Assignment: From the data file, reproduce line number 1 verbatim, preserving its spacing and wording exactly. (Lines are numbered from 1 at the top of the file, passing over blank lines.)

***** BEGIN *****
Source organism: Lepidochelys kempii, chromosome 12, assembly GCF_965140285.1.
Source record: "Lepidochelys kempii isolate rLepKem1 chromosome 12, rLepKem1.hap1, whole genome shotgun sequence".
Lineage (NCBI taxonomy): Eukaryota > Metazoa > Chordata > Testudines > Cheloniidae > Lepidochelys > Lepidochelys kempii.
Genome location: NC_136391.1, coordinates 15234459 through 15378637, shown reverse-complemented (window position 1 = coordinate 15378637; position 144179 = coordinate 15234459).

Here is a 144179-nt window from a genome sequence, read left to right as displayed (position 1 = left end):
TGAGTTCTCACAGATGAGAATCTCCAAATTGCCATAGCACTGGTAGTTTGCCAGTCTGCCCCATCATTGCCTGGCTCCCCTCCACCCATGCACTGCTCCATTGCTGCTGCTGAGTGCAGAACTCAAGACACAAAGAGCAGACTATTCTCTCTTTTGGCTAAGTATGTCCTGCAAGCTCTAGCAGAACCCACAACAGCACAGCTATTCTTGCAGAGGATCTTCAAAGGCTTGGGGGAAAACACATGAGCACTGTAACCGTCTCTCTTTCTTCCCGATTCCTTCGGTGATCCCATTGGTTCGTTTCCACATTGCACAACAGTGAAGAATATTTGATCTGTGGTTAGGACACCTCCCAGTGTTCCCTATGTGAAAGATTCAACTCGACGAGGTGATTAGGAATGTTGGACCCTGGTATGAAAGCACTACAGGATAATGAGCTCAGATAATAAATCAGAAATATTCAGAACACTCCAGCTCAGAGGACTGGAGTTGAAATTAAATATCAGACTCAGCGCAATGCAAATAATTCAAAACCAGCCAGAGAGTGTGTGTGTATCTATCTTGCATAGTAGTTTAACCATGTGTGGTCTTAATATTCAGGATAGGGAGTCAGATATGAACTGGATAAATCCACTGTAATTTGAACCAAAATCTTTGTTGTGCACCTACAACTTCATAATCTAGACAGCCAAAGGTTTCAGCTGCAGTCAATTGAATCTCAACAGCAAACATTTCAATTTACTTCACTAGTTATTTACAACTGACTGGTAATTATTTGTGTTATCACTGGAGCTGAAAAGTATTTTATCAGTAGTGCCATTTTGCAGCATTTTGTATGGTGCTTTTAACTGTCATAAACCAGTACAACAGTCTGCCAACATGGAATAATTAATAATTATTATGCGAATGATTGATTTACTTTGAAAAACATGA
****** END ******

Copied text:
Source organism: Lepidochelys kempii, chromosome 12, assembly GCF_965140285.1.